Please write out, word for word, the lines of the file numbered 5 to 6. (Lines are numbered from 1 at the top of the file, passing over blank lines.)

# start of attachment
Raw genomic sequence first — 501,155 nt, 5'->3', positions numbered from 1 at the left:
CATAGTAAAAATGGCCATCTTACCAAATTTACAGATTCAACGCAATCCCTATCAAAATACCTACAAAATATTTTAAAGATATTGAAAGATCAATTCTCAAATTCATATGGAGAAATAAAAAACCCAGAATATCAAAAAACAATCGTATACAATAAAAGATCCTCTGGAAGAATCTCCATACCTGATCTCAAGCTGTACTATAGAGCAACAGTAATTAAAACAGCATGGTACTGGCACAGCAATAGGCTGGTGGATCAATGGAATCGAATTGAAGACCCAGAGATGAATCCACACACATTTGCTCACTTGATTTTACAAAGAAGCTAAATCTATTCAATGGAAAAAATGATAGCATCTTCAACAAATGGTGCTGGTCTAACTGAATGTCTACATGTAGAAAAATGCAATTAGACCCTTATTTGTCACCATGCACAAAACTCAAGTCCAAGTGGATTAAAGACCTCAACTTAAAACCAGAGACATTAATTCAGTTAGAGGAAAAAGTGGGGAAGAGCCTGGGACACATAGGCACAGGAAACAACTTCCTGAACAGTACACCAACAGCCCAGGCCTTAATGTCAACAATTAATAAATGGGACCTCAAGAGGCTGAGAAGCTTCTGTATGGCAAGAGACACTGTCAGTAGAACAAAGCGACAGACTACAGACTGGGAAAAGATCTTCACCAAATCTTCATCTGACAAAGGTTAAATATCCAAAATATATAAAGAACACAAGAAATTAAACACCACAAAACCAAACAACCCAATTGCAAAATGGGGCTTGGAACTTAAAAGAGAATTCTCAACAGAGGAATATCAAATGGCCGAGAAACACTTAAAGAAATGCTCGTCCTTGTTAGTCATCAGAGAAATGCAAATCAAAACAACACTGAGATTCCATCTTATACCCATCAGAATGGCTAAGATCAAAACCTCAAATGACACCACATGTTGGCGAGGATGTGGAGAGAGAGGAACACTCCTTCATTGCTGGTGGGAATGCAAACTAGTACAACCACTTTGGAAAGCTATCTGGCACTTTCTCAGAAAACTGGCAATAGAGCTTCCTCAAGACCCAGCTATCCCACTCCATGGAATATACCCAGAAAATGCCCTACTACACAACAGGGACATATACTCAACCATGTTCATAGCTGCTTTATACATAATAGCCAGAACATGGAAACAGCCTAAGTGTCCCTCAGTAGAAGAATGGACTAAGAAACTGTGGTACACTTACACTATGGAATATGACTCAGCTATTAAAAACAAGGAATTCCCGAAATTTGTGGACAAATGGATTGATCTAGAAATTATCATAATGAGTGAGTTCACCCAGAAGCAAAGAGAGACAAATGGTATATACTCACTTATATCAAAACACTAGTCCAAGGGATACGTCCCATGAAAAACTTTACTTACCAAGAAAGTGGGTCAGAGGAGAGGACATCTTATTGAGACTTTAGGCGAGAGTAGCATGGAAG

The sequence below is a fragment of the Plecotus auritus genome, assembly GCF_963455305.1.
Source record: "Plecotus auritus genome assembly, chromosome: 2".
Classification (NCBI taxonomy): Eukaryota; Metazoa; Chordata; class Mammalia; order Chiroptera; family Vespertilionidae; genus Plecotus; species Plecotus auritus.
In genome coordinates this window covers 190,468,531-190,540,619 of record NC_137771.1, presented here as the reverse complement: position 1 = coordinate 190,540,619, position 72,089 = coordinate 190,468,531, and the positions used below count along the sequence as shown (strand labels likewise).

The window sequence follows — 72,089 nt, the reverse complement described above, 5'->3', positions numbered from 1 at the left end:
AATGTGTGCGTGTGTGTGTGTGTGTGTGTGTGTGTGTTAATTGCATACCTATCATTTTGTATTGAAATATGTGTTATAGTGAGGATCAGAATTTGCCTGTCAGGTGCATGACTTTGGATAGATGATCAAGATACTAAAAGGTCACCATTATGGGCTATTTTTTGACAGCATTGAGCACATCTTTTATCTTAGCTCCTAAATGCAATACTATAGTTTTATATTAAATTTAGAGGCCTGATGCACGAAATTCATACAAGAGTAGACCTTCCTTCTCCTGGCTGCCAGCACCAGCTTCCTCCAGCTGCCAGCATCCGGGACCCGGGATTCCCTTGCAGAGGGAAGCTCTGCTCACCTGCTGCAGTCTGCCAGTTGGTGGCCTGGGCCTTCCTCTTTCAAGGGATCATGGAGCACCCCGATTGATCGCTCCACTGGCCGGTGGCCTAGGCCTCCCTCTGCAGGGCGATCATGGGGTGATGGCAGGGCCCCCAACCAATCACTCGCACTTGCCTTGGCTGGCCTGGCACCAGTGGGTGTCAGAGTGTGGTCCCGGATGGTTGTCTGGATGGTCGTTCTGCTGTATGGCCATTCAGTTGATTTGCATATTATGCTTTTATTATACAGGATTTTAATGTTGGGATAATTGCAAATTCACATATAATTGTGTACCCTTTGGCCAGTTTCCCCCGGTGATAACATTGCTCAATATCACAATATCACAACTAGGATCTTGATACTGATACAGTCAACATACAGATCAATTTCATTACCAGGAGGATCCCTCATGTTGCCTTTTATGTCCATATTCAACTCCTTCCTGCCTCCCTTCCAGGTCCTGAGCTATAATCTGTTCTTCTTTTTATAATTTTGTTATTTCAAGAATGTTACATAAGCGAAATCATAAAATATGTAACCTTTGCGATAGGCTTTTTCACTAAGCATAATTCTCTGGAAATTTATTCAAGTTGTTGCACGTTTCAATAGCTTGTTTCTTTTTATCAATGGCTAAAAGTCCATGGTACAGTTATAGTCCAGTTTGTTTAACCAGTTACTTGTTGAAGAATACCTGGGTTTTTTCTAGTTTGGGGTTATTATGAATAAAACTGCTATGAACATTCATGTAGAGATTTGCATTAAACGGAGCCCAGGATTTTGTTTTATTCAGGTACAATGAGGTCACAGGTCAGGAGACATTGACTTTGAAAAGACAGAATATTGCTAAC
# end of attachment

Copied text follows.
Classification (NCBI taxonomy): Eukaryota; Metazoa; Chordata; class Mammalia; order Chiroptera; family Vespertilionidae; genus Plecotus; species Plecotus auritus.
In genome coordinates this window covers 190,468,531-190,540,619 of record NC_137771.1, presented here as the reverse complement: position 1 = coordinate 190,540,619, position 72,089 = coordinate 190,468,531, and the positions used below count along the sequence as shown (strand labels likewise).